Monday’s mission was intended to qualify the overall Vega system, including the rocket vehicle itself and all its ground infrastructure and operations systems.

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As Xi Jinping visits, China’s appetite for American crops deserves a bit more than Cold War politics

John Weber on his farm in Dysart, Iowa
Daylife/Reuters Pictures used by permission

China is half a world away from the 2,300-acre family farm in east-central Iowa where John Weber and his son plant corn and soybeans. But 62-year-old Weber is among a number of Iowa farmers who are benefiting as rising incomes in China lead to demand for billions of dollars of American farm goods.

“There are huge opportunities,” said Weber, who in addition to his corn and soybean business, markets more than 14,000 hogs a year with a partner. “Absolutely huge.”

This week, a visit by Chinese Vice President Xi Jinping to the farm state will underscore the possibilities of the deepening agricultural trade relationship between China and the United States.

Xi, who is expected to replace Hu Jintao as Communist Party chief late this year and then become China’s new president in early 2013, will spend two days in Iowa after meeting President Barack Obama in Washington.

China last year bought $20 billion, or 14 percent, of record U.S. agricultural exports and it is now the largest buyer of U.S. soybeans, while becoming an increasingly important importer of U.S. corn and pork. The farm exports, up from $18.6 billion in 2010, now represent about one fifth of American sales of goods to China and U.S. officials are hoping for a lot more.

Beijing is not only buying food that will go directly to feed its 1.3 billion people but also for feedstuff that is going to the animals raised to meet increasing demand for meat and dairy produce that more Chinese can now afford…

RTFA if you feel you need to be reminded of all the crap reasons raised by xenophobes who would rather choose war over competitive commerce any year.

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Angry members of the Sun staff await Rupert Murdoch

Rupert Murdoch faces revolt from his own staff…after journalists angry at the arrest of five senior colleagues accused the company of throwing them to the wolves.

The 80-year-old media mogul is due to fly into Britain this week to address workers at his Wapping plant and reassure them of his commitment to his remaining UK newspaper titles. But he is likely to receive an angry reception after five more journalists on The Sun were arrested as part of Operation Elveden – the police investigation into allegations of bribery.

The arrests early on Saturday morning were the second batch in a fortnight and sources close to the investigation have indicated that they are unlikely to be the last.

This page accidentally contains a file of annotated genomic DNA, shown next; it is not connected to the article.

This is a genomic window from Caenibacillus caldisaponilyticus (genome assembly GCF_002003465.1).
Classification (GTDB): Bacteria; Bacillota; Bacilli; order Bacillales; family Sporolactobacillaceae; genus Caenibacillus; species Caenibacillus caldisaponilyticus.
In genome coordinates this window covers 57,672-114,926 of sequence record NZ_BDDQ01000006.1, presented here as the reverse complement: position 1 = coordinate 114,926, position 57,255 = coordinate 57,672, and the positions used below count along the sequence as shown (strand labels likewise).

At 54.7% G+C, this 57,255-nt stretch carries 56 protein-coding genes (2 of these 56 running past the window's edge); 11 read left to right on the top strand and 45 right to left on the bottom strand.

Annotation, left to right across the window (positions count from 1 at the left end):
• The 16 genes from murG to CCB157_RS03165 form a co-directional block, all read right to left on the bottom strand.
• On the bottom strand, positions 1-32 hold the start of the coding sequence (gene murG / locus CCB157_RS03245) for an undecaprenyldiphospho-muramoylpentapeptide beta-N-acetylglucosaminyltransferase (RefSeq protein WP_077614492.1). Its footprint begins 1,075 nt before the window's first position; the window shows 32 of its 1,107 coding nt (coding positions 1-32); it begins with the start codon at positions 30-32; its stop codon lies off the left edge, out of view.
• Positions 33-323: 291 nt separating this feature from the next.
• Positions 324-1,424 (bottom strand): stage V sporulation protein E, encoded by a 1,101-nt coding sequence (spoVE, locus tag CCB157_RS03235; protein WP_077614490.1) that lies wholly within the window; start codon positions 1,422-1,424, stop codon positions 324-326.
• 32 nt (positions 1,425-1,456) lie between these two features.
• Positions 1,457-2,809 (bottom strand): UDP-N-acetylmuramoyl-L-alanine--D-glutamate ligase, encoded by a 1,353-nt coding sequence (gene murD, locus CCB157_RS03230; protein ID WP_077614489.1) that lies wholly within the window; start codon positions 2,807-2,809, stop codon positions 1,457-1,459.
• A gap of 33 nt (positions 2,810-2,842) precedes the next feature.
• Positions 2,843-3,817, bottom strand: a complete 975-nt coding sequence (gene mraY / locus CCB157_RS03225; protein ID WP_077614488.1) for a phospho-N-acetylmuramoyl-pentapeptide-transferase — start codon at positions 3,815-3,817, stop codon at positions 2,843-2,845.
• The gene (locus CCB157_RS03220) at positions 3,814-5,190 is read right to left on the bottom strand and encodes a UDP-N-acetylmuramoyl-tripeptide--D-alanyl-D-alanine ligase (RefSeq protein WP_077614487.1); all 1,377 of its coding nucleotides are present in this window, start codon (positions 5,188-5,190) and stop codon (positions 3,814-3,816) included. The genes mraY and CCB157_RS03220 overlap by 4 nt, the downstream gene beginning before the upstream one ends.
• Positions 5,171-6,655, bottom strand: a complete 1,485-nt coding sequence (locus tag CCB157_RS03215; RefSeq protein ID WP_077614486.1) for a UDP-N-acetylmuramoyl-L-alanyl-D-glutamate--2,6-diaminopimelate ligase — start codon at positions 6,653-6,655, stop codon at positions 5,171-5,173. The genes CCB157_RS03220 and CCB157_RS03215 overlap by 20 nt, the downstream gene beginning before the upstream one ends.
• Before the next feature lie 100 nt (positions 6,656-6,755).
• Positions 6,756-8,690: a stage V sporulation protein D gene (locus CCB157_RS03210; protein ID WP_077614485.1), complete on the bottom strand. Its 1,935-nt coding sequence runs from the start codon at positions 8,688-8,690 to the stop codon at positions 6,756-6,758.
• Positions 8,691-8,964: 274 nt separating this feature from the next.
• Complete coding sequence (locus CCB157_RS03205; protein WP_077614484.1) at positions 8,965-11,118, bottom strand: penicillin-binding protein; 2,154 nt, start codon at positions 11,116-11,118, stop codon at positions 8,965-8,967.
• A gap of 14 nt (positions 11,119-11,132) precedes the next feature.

Journalists at The Sun yesterday accused the company’s Management Standards Committee (MSC), which handed a huge amount of information to detectives, of allowing a “witch-hunt” to take place.

One angry journalist said the MSC were behaving like “reptiles” in order to protect the reputation of Mr Murdoch’s parent company in the United States.

Ten senior journalists on the paper have now been arrested and bailed as detectives probe allegations that they illegally paid police officers and other public officials for information. But staff at the paper said many of the allegations were “pathetic” and related to matters many years ago where reporters had bought drinks for contacts in the pursuit of legitimate stories…

One source at Wapping said: “There is a real feeling of anger, deepening anger but also defiance about what is going on. But there is not the mood for a strike, as people are loyal to the paper but perhaps not the people who run it…”

It has also now emerged that the Sun’s parent company News Corp could face an investigation by officials under the Foreign Corrupt Practices Act. The law allows American companies to be fined hundreds of millions of dollars for illegal activities overseas.

It would be pleasant change in political practices on the part of governments in both the US and UK to offer Murdoch something more than a powder puff spank on his poo-poo. He probably owns more politicians in the British Parliament than Exxon-Mobil does in the US Congress.

Two of my favorite footballers celebrate a goal

Demba Ba and Papiss Cisse are two of my favorite footballers – even if they play for Newcastle United. 🙂 Demba Ba in particular has a shot like a cannon.

But, I got to thinking about the difference in sophistication likely between the UK and the US. Americans get all woo-hoo over Tim Tebow and his Christian prayer pose. That’s just as common among athletes in Europe. Except oftimes those athletes aren’t Christian – they’re Muslim. Their celebration means as much to them as do the poses of Christian athletes.

So – you think there aren’t any Muslims in the NFL? Think, again. Do you think maybe it’s been suggested that for their own safety they shouldn’t kneel and face in the direction of Mecca when they score a touchdown? Tell us what you think would happen?